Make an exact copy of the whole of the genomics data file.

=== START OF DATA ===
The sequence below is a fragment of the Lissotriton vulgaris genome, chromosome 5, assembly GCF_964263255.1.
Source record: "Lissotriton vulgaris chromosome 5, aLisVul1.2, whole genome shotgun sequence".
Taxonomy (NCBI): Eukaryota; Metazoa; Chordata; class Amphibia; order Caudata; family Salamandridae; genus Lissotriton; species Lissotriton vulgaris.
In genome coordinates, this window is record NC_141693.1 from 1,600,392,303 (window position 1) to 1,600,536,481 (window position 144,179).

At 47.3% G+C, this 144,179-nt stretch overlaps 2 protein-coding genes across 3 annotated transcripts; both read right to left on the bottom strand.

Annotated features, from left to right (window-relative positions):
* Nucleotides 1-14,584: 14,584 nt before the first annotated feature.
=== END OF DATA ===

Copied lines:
The sequence below is a fragment of the Lissotriton vulgaris genome, chromosome 5, assembly GCF_964263255.1.
Source record: "Lissotriton vulgaris chromosome 5, aLisVul1.2, whole genome shotgun sequence".
Taxonomy (NCBI): Eukaryota; Metazoa; Chordata; class Amphibia; order Caudata; family Salamandridae; genus Lissotriton; species Lissotriton vulgaris.
In genome coordinates, this window is record NC_141693.1 from 1,600,392,303 (window position 1) to 1,600,536,481 (window position 144,179).

At 47.3% G+C, this 144,179-nt stretch overlaps 2 protein-coding genes across 3 annotated transcripts; both read right to left on the bottom strand.

Annotated features, from left to right (window-relative positions):
* Nucleotides 1-14,584: 14,584 nt before the first annotated feature.